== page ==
Theatre | Los Angeles Conservancy

Theatre

Photo by Don Holtz

Old Town Music Hall

The State Theatre, originally opened in 1921 as a live performance venue for employees of the nearby Standard Oil Refinery, transformed into the Old Town Music Hall in 1968. Home to a Mighty Wurlitzer theatre organ, the theatre specializes in concerts, films from Hollywood’s Golden Age, and silent films accompanied live on the pipe organ.
Photo from Conservancy Archives

Pacific Theatre (Demolished)

This stunning Art Deco theatre was touted as the "civic pride of Beverly Hills."
Photo by Adrian Scott Fine/Los Angeles Conservancy

Palace Theatre

The Palace opened in 1911 as the third home of the Orpheum vaudeville circuit in Los Angeles. It is one of the oldest theatres in Los Angeles and the oldest remaining original Orpheum theatre in the U.S.
Photo by Adrian Scott Fine/L.A. Conservancy

Pantages Theatre

The 1930 Pantages Theatre can hold claim to two “lasts”: the last movie palace to be built in Hollywood and the last venue erected by vaudeville circuit owner, Alexander Pantages. Designed by B. Marcus Priteca at the epitome of the Art Deco era, from sidewalk to stage, the Pantages dazzles theater-goers with chevrons, zigzags, starbrusts, and exotic figures.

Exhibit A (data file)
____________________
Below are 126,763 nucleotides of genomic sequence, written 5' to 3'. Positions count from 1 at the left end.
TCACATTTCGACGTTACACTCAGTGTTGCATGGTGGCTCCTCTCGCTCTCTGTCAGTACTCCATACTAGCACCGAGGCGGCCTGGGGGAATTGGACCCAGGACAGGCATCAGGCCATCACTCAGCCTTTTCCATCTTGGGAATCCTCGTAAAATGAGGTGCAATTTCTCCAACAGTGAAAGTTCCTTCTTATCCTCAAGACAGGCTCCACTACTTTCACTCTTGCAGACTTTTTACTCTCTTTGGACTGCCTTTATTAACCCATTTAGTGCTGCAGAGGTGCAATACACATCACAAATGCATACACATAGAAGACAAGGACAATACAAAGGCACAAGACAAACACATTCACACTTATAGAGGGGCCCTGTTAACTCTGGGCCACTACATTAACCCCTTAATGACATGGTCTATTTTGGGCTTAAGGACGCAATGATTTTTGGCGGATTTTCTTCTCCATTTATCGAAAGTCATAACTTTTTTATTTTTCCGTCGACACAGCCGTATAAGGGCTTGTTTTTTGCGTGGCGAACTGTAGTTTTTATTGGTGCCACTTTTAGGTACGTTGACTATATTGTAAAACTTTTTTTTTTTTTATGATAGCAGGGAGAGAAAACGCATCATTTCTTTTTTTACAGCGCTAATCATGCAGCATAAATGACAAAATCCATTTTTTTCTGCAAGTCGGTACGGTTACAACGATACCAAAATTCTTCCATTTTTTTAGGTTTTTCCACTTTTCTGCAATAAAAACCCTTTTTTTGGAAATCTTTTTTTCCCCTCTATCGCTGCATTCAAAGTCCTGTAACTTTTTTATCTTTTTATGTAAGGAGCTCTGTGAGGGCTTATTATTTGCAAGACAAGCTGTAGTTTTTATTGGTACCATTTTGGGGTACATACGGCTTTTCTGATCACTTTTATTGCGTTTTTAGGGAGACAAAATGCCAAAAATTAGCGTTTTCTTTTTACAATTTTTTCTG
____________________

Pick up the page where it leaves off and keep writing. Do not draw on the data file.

Photo by Juan Kenobi

Pasadena Playhouse

Opened in 1925, the Pasadena Community Playhouse was designed by Elmer Grey and built by the Winter Construction Co. As the new home of the Pasadena Community Theatre, the Playhouse quickly became a hub of the theatre community west of the Mississippi River.
Photo by Sean_Yoda_Rouse on Flickr

Regent Theatre

The Regent is one of only two survivors of Main Street’s early entertainment heritage.
Photo by Adrian Scott Fine/L.A. Conservancy

Rialto Theatre

Quinn's Rialto Theatre opened on May 21, 1917. The Rialto was one of the first theatres to have stadium style seating and features the longest neon marquee in the Broadway National Register Historic Theatre District.

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